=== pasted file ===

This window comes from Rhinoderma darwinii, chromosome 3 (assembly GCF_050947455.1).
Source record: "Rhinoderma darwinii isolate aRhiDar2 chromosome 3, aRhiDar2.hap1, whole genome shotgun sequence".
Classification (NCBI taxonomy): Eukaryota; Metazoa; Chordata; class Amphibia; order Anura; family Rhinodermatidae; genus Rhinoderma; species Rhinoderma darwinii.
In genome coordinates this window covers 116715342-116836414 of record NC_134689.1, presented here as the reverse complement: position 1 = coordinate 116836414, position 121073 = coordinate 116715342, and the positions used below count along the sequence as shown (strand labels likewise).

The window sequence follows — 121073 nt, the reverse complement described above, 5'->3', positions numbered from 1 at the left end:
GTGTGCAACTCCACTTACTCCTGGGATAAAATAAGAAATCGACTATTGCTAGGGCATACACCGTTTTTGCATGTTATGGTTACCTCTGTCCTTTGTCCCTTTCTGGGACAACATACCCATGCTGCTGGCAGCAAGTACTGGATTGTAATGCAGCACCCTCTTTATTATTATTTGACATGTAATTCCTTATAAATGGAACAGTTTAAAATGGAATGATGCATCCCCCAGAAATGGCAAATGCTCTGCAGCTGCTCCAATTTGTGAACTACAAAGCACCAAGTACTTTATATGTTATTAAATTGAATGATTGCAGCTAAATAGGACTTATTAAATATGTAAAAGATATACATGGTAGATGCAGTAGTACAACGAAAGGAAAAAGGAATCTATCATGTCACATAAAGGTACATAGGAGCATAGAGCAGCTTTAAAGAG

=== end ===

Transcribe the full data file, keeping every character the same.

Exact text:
This window comes from Rhinoderma darwinii, chromosome 3 (assembly GCF_050947455.1).
Source record: "Rhinoderma darwinii isolate aRhiDar2 chromosome 3, aRhiDar2.hap1, whole genome shotgun sequence".
Classification (NCBI taxonomy): Eukaryota; Metazoa; Chordata; class Amphibia; order Anura; family Rhinodermatidae; genus Rhinoderma; species Rhinoderma darwinii.
In genome coordinates this window covers 116715342-116836414 of record NC_134689.1, presented here as the reverse complement: position 1 = coordinate 116836414, position 121073 = coordinate 116715342, and the positions used below count along the sequence as shown (strand labels likewise).

The window sequence follows — 121073 nt, the reverse complement described above, 5'->3', positions numbered from 1 at the left end:
GTGTGCAACTCCACTTACTCCTGGGATAAAATAAGAAATCGACTATTGCTAGGGCATACACCGTTTTTGCATGTTATGGTTACCTCTGTCCTTTGTCCCTTTCTGGGACAACATACCCATGCTGCTGGCAGCAAGTACTGGATTGTAATGCAGCACCCTCTTTATTATTATTTGACATGTAATTCCTTATAAATGGAACAGTTTAAAATGGAATGATGCATCCCCCAGAAATGGCAAATGCTCTGCAGCTGCTCCAATTTGTGAACTACAAAGCACCAAGTACTTTATATGTTATTAAATTGAATGATTGCAGCTAAATAGGACTTATTAAATATGTAAAAGATATACATGGTAGATGCAGTAGTACAACGAAAGGAAAAAGGAATCTATCATGTCACATAAAGGTACATAGGAGCATAGAGCAGCTTTAAAGAG